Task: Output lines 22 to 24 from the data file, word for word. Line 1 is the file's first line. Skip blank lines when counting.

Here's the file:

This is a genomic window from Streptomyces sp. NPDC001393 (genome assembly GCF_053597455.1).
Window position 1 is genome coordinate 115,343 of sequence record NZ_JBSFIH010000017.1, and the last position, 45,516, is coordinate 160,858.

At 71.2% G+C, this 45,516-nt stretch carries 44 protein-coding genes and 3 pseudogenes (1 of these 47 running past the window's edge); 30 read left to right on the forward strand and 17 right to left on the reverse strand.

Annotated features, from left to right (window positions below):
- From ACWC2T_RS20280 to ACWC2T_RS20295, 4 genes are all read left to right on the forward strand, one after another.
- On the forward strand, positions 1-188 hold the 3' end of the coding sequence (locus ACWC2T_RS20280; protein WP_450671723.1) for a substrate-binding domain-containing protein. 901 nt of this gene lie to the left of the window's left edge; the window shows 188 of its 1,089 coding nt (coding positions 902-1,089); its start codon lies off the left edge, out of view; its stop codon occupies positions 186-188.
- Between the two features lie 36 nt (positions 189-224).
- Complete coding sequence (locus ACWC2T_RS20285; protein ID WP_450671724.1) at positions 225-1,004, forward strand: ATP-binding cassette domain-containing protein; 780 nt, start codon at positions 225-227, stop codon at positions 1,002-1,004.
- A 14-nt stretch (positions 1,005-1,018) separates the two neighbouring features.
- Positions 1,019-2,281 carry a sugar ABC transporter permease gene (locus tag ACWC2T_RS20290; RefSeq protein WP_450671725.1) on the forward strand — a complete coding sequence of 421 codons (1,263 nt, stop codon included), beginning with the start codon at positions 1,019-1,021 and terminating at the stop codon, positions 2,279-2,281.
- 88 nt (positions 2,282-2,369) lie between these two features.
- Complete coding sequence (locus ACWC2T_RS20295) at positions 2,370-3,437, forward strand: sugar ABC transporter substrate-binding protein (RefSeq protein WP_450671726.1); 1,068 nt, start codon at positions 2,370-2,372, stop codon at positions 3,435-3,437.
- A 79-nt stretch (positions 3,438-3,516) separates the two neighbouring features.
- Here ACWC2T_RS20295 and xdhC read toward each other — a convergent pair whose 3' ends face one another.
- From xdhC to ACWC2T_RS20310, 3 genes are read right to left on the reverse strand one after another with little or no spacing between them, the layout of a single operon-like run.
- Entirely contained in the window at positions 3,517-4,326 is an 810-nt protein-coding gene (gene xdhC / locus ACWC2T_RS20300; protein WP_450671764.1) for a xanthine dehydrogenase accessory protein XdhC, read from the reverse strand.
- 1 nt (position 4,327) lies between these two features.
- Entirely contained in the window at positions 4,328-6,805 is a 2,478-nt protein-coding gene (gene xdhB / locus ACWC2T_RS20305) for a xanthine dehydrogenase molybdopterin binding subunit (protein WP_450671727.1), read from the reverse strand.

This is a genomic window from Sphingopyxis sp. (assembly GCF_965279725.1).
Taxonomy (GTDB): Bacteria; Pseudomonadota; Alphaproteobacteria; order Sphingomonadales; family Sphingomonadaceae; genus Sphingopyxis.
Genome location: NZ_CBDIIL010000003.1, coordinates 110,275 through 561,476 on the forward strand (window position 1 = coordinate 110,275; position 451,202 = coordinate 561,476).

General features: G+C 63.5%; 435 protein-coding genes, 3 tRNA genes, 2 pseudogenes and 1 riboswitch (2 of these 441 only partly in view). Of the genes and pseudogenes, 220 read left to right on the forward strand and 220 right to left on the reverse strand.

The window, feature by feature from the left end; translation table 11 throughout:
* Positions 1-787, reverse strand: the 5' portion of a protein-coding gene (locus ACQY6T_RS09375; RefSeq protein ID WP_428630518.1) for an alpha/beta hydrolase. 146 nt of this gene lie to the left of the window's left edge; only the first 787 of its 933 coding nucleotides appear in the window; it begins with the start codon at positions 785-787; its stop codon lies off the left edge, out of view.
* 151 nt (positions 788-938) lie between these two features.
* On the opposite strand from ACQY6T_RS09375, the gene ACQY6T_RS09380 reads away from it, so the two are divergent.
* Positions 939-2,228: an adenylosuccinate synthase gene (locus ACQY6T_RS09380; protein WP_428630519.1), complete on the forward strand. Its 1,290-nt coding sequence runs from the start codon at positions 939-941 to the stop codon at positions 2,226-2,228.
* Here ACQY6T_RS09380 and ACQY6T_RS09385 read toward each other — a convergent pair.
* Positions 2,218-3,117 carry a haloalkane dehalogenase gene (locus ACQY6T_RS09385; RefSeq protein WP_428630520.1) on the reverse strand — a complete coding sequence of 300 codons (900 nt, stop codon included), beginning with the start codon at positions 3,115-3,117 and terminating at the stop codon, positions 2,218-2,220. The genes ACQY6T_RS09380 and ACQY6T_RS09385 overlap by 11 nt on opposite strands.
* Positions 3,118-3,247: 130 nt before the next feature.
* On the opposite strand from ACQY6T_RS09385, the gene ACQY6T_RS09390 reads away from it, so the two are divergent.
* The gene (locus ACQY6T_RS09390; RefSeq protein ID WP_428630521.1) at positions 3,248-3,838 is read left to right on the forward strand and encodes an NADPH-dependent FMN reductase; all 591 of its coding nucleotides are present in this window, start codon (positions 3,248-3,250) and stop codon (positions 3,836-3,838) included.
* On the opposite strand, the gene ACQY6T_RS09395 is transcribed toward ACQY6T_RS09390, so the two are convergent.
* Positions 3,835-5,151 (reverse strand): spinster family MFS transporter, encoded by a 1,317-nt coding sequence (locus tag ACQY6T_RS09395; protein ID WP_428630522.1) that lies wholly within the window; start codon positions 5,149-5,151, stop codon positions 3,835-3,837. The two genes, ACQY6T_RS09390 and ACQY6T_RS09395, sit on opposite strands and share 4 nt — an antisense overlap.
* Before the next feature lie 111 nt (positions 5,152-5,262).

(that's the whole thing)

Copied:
General features: G+C 63.5%; 435 protein-coding genes, 3 tRNA genes, 2 pseudogenes and 1 riboswitch (2 of these 441 only partly in view). Of the genes and pseudogenes, 220 read left to right on the forward strand and 220 right to left on the reverse strand.

The window, feature by feature from the left end; translation table 11 throughout:
* Positions 1-787, reverse strand: the 5' portion of a protein-coding gene (locus ACQY6T_RS09375; RefSeq protein ID WP_428630518.1) for an alpha/beta hydrolase. 146 nt of this gene lie to the left of the window's left edge; only the first 787 of its 933 coding nucleotides appear in the window; it begins with the start codon at positions 785-787; its stop codon lies off the left edge, out of view.